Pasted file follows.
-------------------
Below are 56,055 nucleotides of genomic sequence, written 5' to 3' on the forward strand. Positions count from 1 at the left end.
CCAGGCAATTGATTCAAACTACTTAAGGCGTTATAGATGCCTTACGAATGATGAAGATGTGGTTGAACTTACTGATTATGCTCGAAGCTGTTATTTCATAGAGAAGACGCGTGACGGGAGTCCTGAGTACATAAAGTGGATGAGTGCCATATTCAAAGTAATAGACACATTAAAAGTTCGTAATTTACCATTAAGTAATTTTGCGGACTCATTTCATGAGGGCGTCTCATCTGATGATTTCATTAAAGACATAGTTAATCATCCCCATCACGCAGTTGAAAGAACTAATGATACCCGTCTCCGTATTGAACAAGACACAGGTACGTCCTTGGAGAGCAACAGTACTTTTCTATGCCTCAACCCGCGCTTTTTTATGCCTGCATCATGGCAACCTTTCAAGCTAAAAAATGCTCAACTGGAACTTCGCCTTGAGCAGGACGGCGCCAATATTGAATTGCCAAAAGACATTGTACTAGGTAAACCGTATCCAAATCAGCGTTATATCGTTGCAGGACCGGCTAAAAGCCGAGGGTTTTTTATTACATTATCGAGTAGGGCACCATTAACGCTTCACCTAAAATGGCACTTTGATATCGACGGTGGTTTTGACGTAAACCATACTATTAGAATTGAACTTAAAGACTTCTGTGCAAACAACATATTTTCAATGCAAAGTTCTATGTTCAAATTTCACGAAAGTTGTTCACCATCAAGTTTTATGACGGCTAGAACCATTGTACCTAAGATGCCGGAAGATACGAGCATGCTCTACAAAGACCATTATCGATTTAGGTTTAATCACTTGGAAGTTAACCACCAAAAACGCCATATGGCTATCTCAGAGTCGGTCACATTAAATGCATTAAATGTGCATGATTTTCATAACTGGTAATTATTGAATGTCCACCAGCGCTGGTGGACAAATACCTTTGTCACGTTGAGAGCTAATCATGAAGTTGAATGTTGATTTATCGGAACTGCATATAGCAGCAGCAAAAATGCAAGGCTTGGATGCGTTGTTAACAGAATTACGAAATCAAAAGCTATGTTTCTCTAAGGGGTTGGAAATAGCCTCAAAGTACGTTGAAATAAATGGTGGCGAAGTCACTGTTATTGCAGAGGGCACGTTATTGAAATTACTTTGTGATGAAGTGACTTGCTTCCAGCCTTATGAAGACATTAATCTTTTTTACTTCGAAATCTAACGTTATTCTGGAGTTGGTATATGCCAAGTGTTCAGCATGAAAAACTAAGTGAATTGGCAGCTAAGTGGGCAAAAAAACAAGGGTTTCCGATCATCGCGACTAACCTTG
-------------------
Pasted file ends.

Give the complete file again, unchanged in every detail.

Below are 56,055 nucleotides of genomic sequence, written 5' to 3' on the forward strand. Positions count from 1 at the left end.
CCAGGCAATTGATTCAAACTACTTAAGGCGTTATAGATGCCTTACGAATGATGAAGATGTGGTTGAACTTACTGATTATGCTCGAAGCTGTTATTTCATAGAGAAGACGCGTGACGGGAGTCCTGAGTACATAAAGTGGATGAGTGCCATATTCAAAGTAATAGACACATTAAAAGTTCGTAATTTACCATTAAGTAATTTTGCGGACTCATTTCATGAGGGCGTCTCATCTGATGATTTCATTAAAGACATAGTTAATCATCCCCATCACGCAGTTGAAAGAACTAATGATACCCGTCTCCGTATTGAACAAGACACAGGTACGTCCTTGGAGAGCAACAGTACTTTTCTATGCCTCAACCCGCGCTTTTTTATGCCTGCATCATGGCAACCTTTCAAGCTAAAAAATGCTCAACTGGAACTTCGCCTTGAGCAGGACGGCGCCAATATTGAATTGCCAAAAGACATTGTACTAGGTAAACCGTATCCAAATCAGCGTTATATCGTTGCAGGACCGGCTAAAAGCCGAGGGTTTTTTATTACATTATCGAGTAGGGCACCATTAACGCTTCACCTAAAATGGCACTTTGATATCGACGGTGGTTTTGACGTAAACCATACTATTAGAATTGAACTTAAAGACTTCTGTGCAAACAACATATTTTCAATGCAAAGTTCTATGTTCAAATTTCACGAAAGTTGTTCACCATCAAGTTTTATGACGGCTAGAACCATTGTACCTAAGATGCCGGAAGATACGAGCATGCTCTACAAAGACCATTATCGATTTAGGTTTAATCACTTGGAAGTTAACCACCAAAAACGCCATATGGCTATCTCAGAGTCGGTCACATTAAATGCATTAAATGTGCATGATTTTCATAACTGGTAATTATTGAATGTCCACCAGCGCTGGTGGACAAATACCTTTGTCACGTTGAGAGCTAATCATGAAGTTGAATGTTGATTTATCGGAACTGCATATAGCAGCAGCAAAAATGCAAGGCTTGGATGCGTTGTTAACAGAATTACGAAATCAAAAGCTATGTTTCTCTAAGGGGTTGGAAATAGCCTCAAAGTACGTTGAAATAAATGGTGGCGAAGTCACTGTTATTGCAGAGGGCACGTTATTGAAATTACTTTGTGATGAAGTGACTTGCTTCCAGCCTTATGAAGACATTAATCTTTTTTACTTCGAAATCTAACGTTATTCTGGAGTTGGTATATGCCAAGTGTTCAGCATGAAAAACTAAGTGAATTGGCAGCTAAGTGGGCAAAAAAACAAGGGTTTCCGATCATCGCGACTAACCTTG